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At The Chicago Academy For The Arts AIDS Benefit, Gifted Students Perform For A Good Cause

The 23rd Annual Chicago Academy of the Arts AIDS Benefit promises to be a must-see event.

Grania McKirdie, a senior at the Chicago Academy for the Arts, will be performing at the school's annual AIDS Benefit this weekend.

CHICAGO — Grania McKirdie was made for this.

During her first performance in a local production of Joseph and the Amazing Technicolor Dreamcoat, she knew that her place was on the stage, connecting with people through art.

That artistry will be on full display this weekend at the Chicago Academy for the Arts AIDS Benefit. Now in its twenty-third year, the Benefit — created by Academy alum and songwriter Justin Tranter — gives students like 17-year-old McKirdie the chance to share their talents.

“It’s our version of a homecoming because our school doesn’t have sports,” said McKirdie, who lives in Oak Lawn with her parents and five siblings. “We come together in the first couple weeks of September, we put together a show where anyone can sing, or dance, or recite poems or monologues, anything under the sun. We encourage people to be creative.”

McKirdie, along with several classmates, will be performing Neil Young’s “Philadelphia,” a song from the eponymous 1994 film starring Denzel Washington and Tom Hanks.

Students from every department participate; 40 on stage and dozens of others behind the scenes.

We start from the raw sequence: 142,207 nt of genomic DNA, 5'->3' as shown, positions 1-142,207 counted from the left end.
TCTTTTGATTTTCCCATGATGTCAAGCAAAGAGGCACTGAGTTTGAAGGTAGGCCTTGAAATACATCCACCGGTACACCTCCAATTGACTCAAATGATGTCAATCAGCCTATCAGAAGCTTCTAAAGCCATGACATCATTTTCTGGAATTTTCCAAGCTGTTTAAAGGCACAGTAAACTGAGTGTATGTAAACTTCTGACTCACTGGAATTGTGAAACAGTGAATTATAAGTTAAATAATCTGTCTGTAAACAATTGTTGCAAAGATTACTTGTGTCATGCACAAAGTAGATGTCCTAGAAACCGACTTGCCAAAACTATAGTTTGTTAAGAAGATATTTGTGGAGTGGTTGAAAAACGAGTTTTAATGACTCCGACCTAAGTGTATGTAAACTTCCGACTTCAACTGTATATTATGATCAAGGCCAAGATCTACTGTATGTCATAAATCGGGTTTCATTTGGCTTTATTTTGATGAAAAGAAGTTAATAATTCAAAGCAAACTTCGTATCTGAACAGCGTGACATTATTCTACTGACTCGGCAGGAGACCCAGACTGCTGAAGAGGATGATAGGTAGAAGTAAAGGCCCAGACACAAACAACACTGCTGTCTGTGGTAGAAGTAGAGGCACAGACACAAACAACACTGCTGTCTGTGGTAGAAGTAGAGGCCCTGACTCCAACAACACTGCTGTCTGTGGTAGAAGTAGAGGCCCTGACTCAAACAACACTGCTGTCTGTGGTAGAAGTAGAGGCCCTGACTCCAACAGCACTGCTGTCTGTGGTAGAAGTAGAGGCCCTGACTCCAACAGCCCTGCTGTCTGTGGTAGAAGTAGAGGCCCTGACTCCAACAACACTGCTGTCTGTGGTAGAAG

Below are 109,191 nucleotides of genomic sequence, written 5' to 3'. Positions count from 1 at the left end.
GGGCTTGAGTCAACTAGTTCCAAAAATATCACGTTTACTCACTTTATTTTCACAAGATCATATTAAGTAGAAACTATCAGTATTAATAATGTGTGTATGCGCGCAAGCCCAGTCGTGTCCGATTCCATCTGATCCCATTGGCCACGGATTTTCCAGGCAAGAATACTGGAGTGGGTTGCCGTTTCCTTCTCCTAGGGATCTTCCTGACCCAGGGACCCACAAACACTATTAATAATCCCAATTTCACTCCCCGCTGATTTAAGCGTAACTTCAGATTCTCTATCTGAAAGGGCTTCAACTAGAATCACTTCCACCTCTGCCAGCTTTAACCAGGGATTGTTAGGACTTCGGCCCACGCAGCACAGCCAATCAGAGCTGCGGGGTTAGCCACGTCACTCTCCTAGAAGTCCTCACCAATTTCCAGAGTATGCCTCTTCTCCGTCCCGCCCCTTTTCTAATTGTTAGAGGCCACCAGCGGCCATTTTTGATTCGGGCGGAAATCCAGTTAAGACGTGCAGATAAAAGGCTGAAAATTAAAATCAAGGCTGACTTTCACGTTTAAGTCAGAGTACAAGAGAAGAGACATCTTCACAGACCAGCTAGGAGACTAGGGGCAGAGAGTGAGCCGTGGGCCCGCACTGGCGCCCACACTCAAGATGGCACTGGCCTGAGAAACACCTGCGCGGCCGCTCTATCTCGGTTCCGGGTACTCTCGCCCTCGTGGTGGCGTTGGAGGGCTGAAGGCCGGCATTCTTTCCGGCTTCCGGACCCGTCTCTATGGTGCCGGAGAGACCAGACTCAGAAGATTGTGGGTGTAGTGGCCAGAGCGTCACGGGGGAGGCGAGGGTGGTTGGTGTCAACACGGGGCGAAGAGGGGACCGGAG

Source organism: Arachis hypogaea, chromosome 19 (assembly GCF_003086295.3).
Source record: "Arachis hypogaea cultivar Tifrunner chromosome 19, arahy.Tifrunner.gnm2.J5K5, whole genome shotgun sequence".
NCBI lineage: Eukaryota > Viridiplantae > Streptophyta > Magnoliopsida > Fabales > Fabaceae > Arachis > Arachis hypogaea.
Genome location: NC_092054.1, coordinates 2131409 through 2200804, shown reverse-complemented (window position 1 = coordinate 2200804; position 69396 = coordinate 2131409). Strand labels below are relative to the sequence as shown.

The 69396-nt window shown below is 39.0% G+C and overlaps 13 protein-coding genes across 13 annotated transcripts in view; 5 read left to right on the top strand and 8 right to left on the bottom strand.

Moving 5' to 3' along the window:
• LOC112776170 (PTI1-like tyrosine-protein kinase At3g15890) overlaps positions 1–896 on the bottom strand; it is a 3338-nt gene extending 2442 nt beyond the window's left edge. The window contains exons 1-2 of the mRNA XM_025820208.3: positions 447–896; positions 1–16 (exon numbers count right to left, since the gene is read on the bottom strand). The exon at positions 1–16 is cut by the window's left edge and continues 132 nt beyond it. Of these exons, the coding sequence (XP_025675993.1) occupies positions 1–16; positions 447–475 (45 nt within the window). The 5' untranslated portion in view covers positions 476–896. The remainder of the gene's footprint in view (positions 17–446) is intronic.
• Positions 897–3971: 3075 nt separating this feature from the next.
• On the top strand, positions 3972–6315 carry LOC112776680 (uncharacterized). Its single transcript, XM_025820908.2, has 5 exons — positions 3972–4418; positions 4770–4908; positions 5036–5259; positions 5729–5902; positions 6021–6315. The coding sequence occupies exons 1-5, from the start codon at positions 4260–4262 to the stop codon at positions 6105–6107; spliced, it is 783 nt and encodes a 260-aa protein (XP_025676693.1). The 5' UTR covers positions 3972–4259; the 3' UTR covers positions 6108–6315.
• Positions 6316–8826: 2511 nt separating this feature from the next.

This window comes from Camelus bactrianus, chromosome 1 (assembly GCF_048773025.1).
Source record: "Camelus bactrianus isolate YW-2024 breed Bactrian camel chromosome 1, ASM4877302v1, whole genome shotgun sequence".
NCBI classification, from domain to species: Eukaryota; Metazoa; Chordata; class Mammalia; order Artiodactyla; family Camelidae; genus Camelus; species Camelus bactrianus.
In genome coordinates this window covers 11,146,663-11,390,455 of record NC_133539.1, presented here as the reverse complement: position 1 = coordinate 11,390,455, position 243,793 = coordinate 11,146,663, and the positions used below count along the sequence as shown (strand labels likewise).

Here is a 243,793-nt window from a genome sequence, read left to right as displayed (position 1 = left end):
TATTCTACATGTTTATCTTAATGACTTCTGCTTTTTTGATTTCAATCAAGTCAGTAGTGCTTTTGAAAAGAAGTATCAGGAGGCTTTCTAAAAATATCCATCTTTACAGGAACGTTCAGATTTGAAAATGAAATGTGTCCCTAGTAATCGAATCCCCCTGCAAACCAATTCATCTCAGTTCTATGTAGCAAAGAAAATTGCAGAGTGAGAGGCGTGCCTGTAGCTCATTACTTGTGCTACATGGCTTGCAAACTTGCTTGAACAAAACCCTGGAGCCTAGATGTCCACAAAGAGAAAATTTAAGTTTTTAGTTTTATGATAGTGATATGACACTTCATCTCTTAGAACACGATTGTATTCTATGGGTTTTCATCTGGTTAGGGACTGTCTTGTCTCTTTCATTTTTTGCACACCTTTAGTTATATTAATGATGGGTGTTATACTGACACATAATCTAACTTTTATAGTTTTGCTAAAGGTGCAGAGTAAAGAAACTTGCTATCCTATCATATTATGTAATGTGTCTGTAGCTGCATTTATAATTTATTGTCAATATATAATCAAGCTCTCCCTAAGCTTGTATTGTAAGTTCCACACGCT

“Everyone’s been asking me how to help, whether it’s running the bake sale or handing out t-shirts, or running tech. It’s been really great, because the more people involved the more fun it is,” said McKirdie, who plans to major in theater and English when she goes to college next year.

A student performance from a past AIDS Benefit event. PROVIDED.

Every year, the benefit sets its fundraising goal at $10,000, a number they’ve managed to easily surpass in recent years. After costs, all proceeds go to the Elizabeth Glaser Pediatric AIDS Foundation.

“It might be time to change the goal,” she said.

“Being involved in theater has made me an all-around better person. I’m more empathetic, more understanding of others, and it really helps with my academics, too,” said McKirdie, who is working on a project of her own, an adaptation of a 15th Century English play “The Summoning of Everyman.”

The event itself runs 90 minutes, with three performances; one Friday night and two Saturday. All performances will take place at the school, 1010 W. Chicago Ave. Tickets are $24.

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